It appears I was in the minority of people in the audience who even knew where Petra was prior to seeing Paddy Goes to Petra, though its current status as a tourist destination in Jordan wasn’t what I had in mind. Some decades ago, my father, who held staunchly evangelical Christian beliefs, had some cash stashed away in a drawer. If I were to find myself in a position where the Great Tribulation were underway, my instructions were to take the money and go to Petra. According to certain religious scholars, it is the place where Old Testament prophets predicted people would go to in order to be protected by God during the events leading up to and including the Battle of Armageddon. Well, the specific prophecies refer to Jews, and I don’t happen to be of Jewish heritage. Eventually, my father spent the Petra cash on a new PC for himself.
Anyway, there are no prizes for guessing who goes where in this play, and it’s not because the end was nigh. Paddy (Brendan Dunlea) – the only character listed in the production’s freesheet, so I’ll keep faith with the production and not reveal anyone else by name – is on holiday with his wife. Nothing remarkable about that: it’s not as if it’s 2020 anymore, even if the story comes across as a series of events that transpired pre-pandemic. It’s a gloriously detailed tale, however, and raises a hearty laugh from the audience when a solution to the couple’s lack of bedroom activity is suggested, and carried out, by the wife.
Like all the best one-person narratives, a number of characters are voiced, each distinct from one another, convincingly. Having not been before, Paddy becomes fascinated by what he finds, not only in and around Petra, but about himself. Without giving too much away, it seems that he’s inadvertently embarked on a journey of self-discovery, and the results are refreshingly positive, at least for him. Dunlea’s Paddy has decent stage presence: he also oozes Irish charm.
Particularly in the first half, the soundscape that accompanies the monologue is indicative of a busy and bustling Petra. The show asserts there’s a lot of uniqueness in terms of architecture and history, whilst the contemporary tourist traps are so compelling that even the perceptive Paddy finds himself parting with more money than he thought he would. A subplot about losing his son, who was taken by his own hand, reveals the extensive impact of loss and bereavement. I was disheartened to discover, through this story, that suicide by young men is as much of a problem in Ireland as it is in Britain.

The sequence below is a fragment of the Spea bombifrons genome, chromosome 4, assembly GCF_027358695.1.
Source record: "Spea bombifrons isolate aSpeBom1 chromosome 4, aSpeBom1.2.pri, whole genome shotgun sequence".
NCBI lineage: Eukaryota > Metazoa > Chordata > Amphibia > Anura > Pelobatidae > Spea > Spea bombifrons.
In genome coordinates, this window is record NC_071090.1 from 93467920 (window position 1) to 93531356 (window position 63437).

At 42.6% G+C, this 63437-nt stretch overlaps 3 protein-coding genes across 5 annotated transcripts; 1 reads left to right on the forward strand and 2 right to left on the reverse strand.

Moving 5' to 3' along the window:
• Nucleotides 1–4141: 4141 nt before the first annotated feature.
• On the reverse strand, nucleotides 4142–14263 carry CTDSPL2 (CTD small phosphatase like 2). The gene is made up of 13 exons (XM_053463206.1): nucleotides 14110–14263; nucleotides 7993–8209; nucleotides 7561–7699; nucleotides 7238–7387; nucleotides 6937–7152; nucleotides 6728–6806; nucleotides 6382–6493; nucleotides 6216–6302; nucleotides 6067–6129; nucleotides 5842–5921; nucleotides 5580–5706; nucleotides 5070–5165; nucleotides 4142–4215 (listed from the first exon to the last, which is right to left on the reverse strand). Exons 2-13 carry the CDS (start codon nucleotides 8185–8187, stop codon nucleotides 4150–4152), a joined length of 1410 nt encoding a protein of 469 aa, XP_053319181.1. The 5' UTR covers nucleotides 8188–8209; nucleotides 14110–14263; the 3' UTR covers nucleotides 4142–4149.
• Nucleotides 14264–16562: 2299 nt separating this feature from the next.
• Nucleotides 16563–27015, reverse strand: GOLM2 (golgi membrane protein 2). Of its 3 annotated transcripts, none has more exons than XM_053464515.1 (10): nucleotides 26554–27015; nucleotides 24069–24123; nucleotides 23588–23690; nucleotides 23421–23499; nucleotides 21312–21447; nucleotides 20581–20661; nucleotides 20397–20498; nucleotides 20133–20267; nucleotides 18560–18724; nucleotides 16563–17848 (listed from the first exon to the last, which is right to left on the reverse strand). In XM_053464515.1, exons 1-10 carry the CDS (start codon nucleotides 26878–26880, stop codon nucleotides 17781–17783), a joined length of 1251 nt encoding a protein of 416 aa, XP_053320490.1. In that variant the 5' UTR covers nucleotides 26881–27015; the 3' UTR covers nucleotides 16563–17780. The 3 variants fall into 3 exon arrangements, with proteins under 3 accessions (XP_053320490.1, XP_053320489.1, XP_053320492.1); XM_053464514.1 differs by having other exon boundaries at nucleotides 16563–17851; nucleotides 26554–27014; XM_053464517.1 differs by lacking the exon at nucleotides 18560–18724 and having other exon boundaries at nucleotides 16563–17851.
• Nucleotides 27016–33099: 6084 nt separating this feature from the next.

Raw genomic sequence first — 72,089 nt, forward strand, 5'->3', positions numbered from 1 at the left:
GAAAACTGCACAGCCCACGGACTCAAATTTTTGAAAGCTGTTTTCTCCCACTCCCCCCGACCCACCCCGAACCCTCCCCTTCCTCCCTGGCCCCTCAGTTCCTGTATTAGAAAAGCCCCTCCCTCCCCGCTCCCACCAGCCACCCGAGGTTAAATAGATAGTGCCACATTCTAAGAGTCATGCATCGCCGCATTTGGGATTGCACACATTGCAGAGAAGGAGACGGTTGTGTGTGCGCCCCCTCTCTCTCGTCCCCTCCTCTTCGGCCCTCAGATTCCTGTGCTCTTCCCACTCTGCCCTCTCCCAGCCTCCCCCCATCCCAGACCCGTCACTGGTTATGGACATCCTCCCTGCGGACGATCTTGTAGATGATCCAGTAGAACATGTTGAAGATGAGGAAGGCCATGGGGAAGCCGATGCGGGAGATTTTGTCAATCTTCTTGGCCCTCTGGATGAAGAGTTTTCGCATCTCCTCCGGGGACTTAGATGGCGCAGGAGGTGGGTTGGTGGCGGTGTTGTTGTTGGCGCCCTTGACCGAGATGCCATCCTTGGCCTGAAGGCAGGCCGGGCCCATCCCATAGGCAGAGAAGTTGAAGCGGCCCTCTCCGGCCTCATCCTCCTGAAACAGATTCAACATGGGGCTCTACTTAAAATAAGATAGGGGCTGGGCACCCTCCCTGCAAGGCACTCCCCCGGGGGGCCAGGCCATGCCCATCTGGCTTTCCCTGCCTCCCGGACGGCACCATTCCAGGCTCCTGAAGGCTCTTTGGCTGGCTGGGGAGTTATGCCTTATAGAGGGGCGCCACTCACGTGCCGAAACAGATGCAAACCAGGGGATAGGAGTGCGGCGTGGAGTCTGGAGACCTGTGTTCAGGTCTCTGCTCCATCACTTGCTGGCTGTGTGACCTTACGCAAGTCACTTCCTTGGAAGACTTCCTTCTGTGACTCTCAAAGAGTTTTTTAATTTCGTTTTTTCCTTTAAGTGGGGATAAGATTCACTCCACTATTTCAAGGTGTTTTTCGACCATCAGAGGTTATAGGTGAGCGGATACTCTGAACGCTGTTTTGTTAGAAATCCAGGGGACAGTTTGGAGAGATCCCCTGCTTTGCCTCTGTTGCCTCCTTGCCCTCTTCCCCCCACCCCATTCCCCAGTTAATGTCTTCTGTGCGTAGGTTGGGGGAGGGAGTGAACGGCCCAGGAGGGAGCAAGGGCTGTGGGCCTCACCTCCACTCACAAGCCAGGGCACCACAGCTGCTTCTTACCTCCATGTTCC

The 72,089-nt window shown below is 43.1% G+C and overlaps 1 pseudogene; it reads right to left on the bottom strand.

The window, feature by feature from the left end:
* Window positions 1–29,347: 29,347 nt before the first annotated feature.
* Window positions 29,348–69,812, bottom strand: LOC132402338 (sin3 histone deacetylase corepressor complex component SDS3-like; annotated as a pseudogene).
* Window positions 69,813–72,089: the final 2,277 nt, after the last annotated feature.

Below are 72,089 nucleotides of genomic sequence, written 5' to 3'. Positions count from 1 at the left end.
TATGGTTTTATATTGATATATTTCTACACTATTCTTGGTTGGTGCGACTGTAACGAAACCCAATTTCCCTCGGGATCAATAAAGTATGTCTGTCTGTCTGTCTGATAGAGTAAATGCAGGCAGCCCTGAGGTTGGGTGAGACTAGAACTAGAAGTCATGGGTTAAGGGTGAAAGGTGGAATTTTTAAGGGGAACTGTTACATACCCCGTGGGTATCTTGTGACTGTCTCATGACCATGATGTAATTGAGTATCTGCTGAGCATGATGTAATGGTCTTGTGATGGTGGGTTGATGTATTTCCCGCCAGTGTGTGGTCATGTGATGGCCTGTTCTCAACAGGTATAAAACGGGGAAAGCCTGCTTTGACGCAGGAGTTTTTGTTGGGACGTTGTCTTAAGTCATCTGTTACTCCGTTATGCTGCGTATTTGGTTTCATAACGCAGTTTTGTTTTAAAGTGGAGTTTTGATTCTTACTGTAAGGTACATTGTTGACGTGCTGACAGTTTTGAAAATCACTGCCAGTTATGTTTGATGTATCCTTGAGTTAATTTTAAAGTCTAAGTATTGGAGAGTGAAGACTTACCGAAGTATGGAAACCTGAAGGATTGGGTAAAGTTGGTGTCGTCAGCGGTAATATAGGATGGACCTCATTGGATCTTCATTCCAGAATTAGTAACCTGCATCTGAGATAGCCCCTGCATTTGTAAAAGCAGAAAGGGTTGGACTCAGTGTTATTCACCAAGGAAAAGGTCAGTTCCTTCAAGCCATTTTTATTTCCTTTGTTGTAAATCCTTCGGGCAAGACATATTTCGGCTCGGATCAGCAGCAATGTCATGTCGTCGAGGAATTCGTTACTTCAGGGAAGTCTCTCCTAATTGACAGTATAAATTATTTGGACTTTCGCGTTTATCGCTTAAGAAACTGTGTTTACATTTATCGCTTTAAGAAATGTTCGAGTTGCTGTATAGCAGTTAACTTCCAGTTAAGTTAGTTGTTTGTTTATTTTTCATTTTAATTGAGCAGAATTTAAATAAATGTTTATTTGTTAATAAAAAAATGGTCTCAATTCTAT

But I was also encouraged by the lines of communication that Paddy kept open, and having made his excuses to have some time by himself, I don’t think I’ve ever been so pleased to see someone on stage take their phone out so often during a show. I suspect he might well have texted or used WhatsApp – if anything mobile calls when abroad are potentially very expensive – but as watching someone type doesn’t make for good theatre, the audience hears one side of audio phone conversations instead. It is, of course, possible to project direct messages, emails and so on (the likes of Dear Evan Hansen, and more recently, Eureka Day, are excellent examples) but it would disrupt the flow of the monologue here.
Considering the length of the play as a whole, the amount of time spent discussing what happened after Paddy returned to his native Ireland is substantial. This, however, is magnificent, with a clear follow-up storyline that doesn’t leave the audience wondering what went on afterwards. The play is as amusing as it is poignant, deftly tackling some difficult issues with relatable tenacity and stoicism.
Review by Chris Omaweng
Rural Ireland meets the Middle East in a plot that follows middle aged farmer Paddy, whose lust for life has long vanished. A trip to the ancient city of Petra in Jordan encourages him to feel a fresh wonder for the world, develop new friendships and begin an exciting love affair…with himself.
Pretending to lose his passport so he can stay longer in Petra, Paddy begins a journey of recovery and renewed enthusiasm for living. How long until responsibilities of old take hold of him again, however? A play about survival, strength and carrying on.
Paddy goes to Petra
Written and directed by Áine Ryan
Music by Cáit Ní Riain & Eyal Arad
Set Design Constance Comporat
Lighting Design Alex Forey
Produced by Studio Perform Theatre
Tuesday 1 – Saturday 5 November 2022 at 7.30 pm Running time: Seventy minutes, no interval